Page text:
Researchers have discovered a compound that affects sperm development in men. So does this scientific breakthrough mean an oral male contraceptive is on the way?
While a broad range of birth control options is available to women, the list narrows greatly for men. Barring abstinence, men have been limited to only two dependable methods of birth control: condoms or a vasectomy. But that might be changing, according to recent reports.
Researchers at the Dana-Farber Cancer Institute and Baylor College of Medicine have identified that a chemical originally created to aid in the fight against cancer also disrupts sperm production. This compound, known as JQ1, is able to affect spermatogenesis, the process by which sperm develop and mature. In the study, laboratory mice given JQ1 became infertile; these mice had a reduced sperm count and a lower quality of sperm in comparison to the mice that didn't receive the compound. Not only that, but according to Time Healthland, the induced infertility appears to be without the side effect of loss of sex drive and is reversible. After the mice stopped getting the drug, their sperm production returned to normal, and they became fertile again. The Week suggests a non-hormonal birth control method such as this may be a preferred treatment over one that modifies testosterone levels, as it would cause no possible side effects such as weight gain and blood clots.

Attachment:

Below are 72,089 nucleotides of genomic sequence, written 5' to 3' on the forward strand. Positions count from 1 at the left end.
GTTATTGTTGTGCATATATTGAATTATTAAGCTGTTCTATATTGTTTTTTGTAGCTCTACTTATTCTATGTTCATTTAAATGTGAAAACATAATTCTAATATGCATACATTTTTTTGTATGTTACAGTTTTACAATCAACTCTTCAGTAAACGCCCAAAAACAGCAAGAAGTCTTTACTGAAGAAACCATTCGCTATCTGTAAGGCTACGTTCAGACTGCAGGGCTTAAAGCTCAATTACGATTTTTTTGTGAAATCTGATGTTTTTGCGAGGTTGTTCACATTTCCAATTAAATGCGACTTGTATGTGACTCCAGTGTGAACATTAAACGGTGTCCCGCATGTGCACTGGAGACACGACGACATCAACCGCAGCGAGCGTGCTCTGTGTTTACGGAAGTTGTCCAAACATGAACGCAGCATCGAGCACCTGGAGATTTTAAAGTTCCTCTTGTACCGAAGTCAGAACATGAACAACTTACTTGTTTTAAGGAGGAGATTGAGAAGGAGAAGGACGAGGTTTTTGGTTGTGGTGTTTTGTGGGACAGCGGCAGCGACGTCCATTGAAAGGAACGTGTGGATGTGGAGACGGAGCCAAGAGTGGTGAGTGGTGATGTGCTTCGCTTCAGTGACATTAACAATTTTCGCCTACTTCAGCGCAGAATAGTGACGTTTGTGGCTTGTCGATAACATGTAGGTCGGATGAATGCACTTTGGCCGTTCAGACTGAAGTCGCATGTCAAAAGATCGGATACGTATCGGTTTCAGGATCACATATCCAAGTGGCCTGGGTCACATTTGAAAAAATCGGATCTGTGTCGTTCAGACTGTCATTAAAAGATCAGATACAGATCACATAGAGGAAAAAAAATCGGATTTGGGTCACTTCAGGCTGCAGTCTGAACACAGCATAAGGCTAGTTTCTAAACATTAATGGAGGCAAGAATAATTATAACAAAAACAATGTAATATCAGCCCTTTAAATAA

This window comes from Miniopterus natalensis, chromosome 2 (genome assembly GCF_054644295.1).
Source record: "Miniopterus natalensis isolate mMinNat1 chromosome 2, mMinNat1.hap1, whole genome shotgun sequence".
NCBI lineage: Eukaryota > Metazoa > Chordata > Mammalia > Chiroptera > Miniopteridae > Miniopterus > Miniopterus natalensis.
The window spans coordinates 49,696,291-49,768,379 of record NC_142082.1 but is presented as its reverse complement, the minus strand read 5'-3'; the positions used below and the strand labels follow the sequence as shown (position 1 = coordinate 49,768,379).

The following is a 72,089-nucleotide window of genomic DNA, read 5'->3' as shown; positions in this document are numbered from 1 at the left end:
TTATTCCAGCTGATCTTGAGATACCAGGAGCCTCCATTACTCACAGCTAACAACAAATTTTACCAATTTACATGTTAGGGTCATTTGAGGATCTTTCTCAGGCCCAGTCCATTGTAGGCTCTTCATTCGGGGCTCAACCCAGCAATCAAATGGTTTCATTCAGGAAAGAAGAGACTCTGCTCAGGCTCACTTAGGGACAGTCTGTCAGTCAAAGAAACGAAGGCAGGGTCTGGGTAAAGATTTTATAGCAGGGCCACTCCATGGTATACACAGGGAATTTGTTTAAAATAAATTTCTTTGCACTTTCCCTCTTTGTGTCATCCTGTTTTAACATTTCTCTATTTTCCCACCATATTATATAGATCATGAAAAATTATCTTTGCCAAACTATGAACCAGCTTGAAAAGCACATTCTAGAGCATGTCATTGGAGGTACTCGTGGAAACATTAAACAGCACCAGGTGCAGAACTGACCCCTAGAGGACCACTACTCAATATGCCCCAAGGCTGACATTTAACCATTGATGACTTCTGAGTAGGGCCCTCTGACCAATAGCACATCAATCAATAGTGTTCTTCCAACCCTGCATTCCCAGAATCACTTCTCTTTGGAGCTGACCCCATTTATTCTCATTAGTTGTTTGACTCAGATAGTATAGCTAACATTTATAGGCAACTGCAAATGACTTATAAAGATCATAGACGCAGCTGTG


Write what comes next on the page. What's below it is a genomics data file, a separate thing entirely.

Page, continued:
In light of these results, Dr. James Bradner of the Dana-Farber Cancer Institute stated, "These findings suggest that a reversible, oral male contraceptive may be possible." He went on to say, "While we will be conducting more research to see if we can build on our current findings, JQ1 shows initial promise as a lead compound for male contraception."
While there will likely be years of testing before a drug such as this becomes a reality, this recent development may lead to a new era in birth control one day. It would allow men to take greater responsibility in preventing unplanned pregnancies, whether they are single or in a monogomous relationship.
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